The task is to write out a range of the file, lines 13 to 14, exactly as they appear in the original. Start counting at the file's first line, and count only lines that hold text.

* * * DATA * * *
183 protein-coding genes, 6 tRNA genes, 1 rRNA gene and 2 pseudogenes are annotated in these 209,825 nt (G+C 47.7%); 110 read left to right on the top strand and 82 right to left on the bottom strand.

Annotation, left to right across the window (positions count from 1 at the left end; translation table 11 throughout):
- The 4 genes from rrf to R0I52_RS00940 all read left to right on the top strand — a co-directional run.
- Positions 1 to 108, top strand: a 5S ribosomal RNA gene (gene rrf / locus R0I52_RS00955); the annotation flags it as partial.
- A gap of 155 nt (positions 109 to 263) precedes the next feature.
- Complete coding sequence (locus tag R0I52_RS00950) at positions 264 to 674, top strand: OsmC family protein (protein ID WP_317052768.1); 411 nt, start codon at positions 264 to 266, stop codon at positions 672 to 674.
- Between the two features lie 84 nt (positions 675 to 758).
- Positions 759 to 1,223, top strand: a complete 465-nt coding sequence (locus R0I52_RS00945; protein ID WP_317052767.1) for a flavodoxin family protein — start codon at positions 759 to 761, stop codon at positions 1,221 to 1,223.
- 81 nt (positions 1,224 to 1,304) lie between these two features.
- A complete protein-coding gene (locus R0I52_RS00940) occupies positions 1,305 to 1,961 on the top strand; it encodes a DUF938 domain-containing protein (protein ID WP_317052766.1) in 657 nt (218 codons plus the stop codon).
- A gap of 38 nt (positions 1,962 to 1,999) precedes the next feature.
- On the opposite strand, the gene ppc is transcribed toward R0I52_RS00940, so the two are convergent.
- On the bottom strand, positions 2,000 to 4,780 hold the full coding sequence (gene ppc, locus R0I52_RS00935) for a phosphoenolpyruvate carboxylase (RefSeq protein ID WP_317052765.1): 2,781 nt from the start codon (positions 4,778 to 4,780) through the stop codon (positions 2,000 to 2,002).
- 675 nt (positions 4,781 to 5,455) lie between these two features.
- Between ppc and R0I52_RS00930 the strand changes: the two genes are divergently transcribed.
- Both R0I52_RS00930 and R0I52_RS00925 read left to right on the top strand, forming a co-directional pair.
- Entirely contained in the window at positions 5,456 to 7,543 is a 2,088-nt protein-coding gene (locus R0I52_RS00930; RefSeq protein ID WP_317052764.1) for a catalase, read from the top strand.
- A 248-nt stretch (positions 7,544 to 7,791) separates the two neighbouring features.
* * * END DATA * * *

- On the bottom strand, positions 2,000 to 4,780 hold the full coding sequence (gene ppc, locus R0I52_RS00935) for a phosphoenolpyruvate carboxylase (RefSeq protein ID WP_317052765.1): 2,781 nt from the start codon (positions 4,778 to 4,780) through the stop codon (positions 2,000 to 2,002).
- 675 nt (positions 4,781 to 5,455) lie between these two features.